Marcel Scaife

Part of a year-long series, presented by The American and the Brown School at Washington University, on changing the narratives and outcomes of young black males in St. Louis.

I grew up in a two-parent, two-income household in Jennings. I would say I had it pretty good.  In the late 1980s and early ‘90s, Jennings was a great place to be. I can remember my dad taking me to Northland or River Roads to shop. I had white classmates and white neighbors. I understood that I was black, but in my limited view of the world there was nothing wrong with that.

From an early age, my father taught me that a man should always work and provide for his family. This is something I carry with me to this day.

With all my fathers' great attributes, there was still something missing that I now see I needed:  emotional support. Most black boys are taught to grow up tough, to man up, not to cry, and that showing their nurturing side makes them weak. Black boys often must go to extreme measures to prove how tough they are.

There was also little encouragement growing up. I didn't hear how great I was or that I could do anything I set my mind to. My father would often tell me that getting good grades was a requirement and that's the only job I had. Countless rejection after countless rejection would define me as a person.

When it was time for me to step out and face the world, I had a lot of insecurities. I struggled with communicating because holding a conversation wasn't something done too often in my home.

While in high school I joined the U.S. Army to prove to my father I was tough. I didn't imagine I would go to Iraq, but a few months after high school graduation, there I was – fighting for my life. This was one of the darkest periods of my life.

This was also the first time I experienced racism. Even in Iraq, the white soldiers made us feel like second-class citizens. Many nights I cried wanting to go home. I was only 19, and I didn't know what it meant to be a man. I didn't have a grasp on what I wanted in life. I wanted to go home to my father because I knew he would help me figure out a path.       

On a cold day in February after a long deployment in Iraq, the bus finally pulled up to the Army Reserve building on Goodfellow Boulevard. Unexpectedly, my father was the first person I saw when I got off the bus. His embrace gave me the best feeling in the world; I felt safe in his arms.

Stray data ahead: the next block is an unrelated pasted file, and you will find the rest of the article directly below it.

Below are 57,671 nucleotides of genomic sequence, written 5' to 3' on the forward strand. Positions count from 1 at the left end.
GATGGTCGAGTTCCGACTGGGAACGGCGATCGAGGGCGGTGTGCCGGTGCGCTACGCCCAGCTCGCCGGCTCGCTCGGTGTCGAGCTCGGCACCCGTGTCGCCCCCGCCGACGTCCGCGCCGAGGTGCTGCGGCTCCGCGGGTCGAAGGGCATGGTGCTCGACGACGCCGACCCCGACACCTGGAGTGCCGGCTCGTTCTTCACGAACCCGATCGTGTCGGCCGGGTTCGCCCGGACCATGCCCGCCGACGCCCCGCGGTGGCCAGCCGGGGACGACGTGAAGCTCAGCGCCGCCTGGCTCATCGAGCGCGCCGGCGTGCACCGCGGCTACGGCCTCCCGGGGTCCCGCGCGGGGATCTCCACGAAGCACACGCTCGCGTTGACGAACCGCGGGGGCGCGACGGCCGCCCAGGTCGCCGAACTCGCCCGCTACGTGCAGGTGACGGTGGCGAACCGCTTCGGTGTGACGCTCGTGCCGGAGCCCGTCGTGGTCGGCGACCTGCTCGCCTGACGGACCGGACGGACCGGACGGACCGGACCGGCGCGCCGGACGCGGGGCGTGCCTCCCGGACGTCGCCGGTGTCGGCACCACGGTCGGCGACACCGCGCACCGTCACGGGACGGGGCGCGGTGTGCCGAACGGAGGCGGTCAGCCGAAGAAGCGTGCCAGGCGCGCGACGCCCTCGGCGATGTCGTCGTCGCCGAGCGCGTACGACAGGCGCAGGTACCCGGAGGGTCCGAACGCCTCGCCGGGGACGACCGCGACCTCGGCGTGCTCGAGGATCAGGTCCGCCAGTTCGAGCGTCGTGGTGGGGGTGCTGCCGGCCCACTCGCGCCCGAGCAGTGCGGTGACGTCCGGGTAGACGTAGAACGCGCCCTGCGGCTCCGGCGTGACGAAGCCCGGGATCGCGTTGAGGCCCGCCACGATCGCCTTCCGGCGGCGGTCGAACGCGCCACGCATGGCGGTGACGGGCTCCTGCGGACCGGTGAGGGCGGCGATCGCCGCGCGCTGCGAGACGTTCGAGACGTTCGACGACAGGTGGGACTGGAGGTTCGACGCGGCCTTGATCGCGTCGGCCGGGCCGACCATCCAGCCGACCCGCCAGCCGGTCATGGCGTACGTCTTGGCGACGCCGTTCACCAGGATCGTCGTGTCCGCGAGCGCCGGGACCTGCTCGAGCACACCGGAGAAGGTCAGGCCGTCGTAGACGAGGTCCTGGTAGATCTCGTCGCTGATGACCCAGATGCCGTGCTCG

I didn't know then that it would be the last time I would hug him. He passed away a couple of months later from cancer. We talked and laughed in the months leading up to his passing, trying to make up for lost time.

After his passing, I received a box from his long-time employer. To my surprise, my father had saved every medal I had earned, and my high school diploma was displayed on his desk. The father whose love I grew up questioning had always loved me; he just didn't know how to show it. The more I learned about him, the more I respected him. He didn't grow up in a loving household, so he loved me the best way that he knew how.

I was 25, had just lost my dad, and was suffering from undiagnosed PTSD. I was living for the moment. I started attending Ward Chapel AME, where I was surrounded by men who didn't have problems opening up, telling me about their mistakes in life, and reassuring me that it’s okay to be vulnerable.

Around the same time, I started working at the Fathers' Support Center. I was able to work with strong men like Halbert Sullivan and Charles Barnes, who would often challenge me to make me a better man. I worked with some wonderful clients, which taught me to have compassion for other men. One of my mentors would tell me to "do what you're supposed to do, don't worry about others.” To this day, when I find myself in a tricky situation, I think of him saying that to me.

I left the Fathers' Support Center and went to teach a Kindergarten class of 30 black children. I got to be their dad, brother, uncle, motivator, comforter, and teacher. I loved those kids like they were my own.

In my current position at Ready By 21 St. Louis, my focus is working on a grant to reduce youth gun and gang violence, specifically among black males ages 11-24. It's time for all of us to stop complaining about black boys and help them to heal and heal ourselves in the process. We all must find the time to plant seeds of faith in them and be that stern yet nurturing voice they need, just as I did.

Marcel Scaife is the manager of Safe and Thriving Communities for Ready by 21 St. Louis at United Way of Greater St. Louis.

“Homegrown Black Males” is a partnership between HomeGrown STL at the Brown School of Social Work at Washington University in St. Louis and The St. Louis American, edited by Sean Joe, Benjamin E. Youngdahl Professor and associate dean at the Brown School, and Chris King, managing editor of The American, in memory of Michael Brown.

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